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The Nishan Sahib is a Sikh holy triangular flag made of cotton or silk cloth, with a tassel at its end. The word, Nishan means symbol, and the flag is hoisted on a tall flagpole, outside most Gurdwaras. The flagpole itself covered with fabric, ends with a two-edged dagger (khanda) on top. The emblem on the flag is known as Khanda, which depicts a double-edged sword called a khanda (☬) in the centre, a chakkar which is circular, and flanked by two single-edged swords, or kirpans.
Traditional symbol of the Khalsa Panth, the Nishan Sahib can be seen from far away, signifying the presence of Khalsa in the neighbourhood. It is taken down every Baisakhi, and replaced with a fresh flag, and the flagpole refurbished.
According to Singha, usage of Nishan Sahib originates with Guru Hargobind, however khanda usage starts later, probably in the 19th century. According to McLeod, Nirankari Satguru Darbar Singh (1855–70) raised a red Nishan Sahib "as a symbol of revolution which was to free the Sikhs from Brahman clutches".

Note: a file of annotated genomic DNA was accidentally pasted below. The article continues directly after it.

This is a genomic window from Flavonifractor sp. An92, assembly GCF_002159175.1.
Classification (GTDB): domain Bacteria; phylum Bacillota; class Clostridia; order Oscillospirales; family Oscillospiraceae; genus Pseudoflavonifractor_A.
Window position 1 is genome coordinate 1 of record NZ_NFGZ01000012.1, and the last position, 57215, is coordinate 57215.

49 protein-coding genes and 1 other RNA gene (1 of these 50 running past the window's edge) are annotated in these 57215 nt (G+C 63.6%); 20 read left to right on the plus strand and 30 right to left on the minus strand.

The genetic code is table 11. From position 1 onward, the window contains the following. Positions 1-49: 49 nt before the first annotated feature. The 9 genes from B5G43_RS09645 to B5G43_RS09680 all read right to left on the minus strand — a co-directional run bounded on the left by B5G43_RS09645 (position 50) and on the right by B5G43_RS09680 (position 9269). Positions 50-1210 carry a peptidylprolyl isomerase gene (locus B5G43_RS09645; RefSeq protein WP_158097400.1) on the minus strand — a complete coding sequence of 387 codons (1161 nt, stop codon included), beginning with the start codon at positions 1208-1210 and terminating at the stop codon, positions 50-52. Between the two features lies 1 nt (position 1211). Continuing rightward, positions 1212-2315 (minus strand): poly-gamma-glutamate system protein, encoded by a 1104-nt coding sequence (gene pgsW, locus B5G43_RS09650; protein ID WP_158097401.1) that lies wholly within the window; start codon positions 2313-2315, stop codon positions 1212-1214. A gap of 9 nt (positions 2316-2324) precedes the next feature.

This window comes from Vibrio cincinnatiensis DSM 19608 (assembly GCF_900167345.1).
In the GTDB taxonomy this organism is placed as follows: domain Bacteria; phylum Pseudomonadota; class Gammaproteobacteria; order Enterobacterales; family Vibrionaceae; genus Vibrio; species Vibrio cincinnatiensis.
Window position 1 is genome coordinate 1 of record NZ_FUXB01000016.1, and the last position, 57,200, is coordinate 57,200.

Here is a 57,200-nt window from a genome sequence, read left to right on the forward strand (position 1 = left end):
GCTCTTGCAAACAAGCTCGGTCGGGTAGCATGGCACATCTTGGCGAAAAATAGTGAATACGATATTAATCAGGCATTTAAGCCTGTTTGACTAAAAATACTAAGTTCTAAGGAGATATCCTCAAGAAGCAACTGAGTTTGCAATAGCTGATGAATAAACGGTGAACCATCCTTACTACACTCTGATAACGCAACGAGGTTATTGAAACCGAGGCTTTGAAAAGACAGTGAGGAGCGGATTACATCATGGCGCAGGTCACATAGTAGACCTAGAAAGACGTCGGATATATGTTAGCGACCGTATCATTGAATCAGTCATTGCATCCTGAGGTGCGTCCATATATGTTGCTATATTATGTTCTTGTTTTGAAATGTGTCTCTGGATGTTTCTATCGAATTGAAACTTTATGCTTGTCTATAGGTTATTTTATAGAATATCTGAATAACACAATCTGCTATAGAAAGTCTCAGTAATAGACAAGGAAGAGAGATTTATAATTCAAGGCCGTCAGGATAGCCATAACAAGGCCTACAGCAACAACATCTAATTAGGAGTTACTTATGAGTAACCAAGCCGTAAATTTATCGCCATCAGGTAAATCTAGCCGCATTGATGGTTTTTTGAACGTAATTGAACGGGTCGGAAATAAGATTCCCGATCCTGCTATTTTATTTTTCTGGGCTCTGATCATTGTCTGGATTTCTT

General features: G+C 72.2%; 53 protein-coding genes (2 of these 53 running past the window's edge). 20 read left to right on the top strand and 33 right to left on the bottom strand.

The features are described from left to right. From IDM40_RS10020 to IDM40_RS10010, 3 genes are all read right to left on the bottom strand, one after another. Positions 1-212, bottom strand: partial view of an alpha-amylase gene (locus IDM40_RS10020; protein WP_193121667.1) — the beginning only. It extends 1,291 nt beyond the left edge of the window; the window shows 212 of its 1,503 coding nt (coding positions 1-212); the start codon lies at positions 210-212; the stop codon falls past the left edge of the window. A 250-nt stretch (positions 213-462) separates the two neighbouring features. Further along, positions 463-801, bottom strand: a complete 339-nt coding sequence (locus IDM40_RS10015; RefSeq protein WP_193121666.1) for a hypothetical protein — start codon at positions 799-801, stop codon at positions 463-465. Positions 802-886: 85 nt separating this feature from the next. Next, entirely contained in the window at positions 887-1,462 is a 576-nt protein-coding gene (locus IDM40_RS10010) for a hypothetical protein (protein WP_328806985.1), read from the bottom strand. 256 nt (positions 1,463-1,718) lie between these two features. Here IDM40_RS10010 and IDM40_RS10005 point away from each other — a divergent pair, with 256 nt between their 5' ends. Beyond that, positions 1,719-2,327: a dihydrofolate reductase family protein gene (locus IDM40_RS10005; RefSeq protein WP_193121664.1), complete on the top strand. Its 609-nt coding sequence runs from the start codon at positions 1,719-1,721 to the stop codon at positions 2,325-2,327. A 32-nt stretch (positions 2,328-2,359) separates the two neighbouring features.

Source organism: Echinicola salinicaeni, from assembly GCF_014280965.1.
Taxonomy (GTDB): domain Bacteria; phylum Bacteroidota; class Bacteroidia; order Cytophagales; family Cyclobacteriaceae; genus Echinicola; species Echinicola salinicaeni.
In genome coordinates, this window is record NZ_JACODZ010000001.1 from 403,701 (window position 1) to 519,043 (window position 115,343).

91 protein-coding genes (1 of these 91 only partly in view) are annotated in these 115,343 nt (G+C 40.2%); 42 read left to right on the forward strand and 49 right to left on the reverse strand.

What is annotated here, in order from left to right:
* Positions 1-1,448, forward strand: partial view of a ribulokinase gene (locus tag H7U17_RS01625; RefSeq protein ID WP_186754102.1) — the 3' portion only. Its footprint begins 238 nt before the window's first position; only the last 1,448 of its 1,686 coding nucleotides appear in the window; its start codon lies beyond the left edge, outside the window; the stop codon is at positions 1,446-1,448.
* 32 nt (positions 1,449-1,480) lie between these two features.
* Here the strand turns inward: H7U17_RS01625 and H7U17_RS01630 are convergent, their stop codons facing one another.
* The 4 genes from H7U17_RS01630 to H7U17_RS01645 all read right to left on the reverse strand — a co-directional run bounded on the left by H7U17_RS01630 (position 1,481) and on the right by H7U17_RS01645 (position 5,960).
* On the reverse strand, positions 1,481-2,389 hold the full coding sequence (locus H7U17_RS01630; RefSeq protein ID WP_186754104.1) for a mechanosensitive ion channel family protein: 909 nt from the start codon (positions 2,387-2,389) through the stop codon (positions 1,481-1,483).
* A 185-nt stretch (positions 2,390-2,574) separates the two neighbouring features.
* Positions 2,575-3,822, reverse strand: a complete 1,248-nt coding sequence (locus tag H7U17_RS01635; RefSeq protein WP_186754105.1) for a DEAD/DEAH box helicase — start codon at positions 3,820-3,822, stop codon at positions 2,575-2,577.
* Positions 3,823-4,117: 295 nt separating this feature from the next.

It was also the flag of the Sikh Empire.
The Nishan Sahib is placed outside every Sikh Gurdwara and is supported by a pole of timber or metal.
The Khanda, a Sikh symbol, is rendered in blue on the saffron background. The khanda is placed high up on a flagpole as a sign for all Sikhs and indeed any other people that they can come and pray in this building. Great respect is shown to this flag and the flag is considered sacred and washed using milk and water every year in April at the festival of Vaisakhi. The Nishan Sahib is changed once the saffron color has faded.
Like a Flag of any institution, this Flag symbolizes the presence of the Khalsa and hence is hoisted at every Gurdwara premises. Therefore, anybody in need of help, however with the Khalsa now being in non-war status, but always functional, the Gurdwaras serve the purpose of congregational meeting, Langar and lodging.
- Dr. H.S. Singha (1 January 2005). Sikh Studies. Hemkunt Press. p. 95. ISBN 978-81-7010-245-8. Retrieved 29 December 2012.
- W. H. McLeod (1984). Sikkism: Textual Sources for the Study Of.... Manchester University Press. p. 122. ISBN 978-0-7190-1063-7. Retrieved 30 December 2012.
- William Owen Cole; Piara Singh Sambhi (1998). The Sikhs: Their Religious Beliefs and Practices. Sussex Academic Press. p. 58. ISBN 978-1-898723-13-4. Retrieved 30 December 2012.
- Eleanor M. Nesbitt (2004). Intercultural Education: Ethnographic and Religious Approaches. Sussex Academic Press. p. 77. ISBN 978-1-84519-033-0. Retrieved 30 December 2012.
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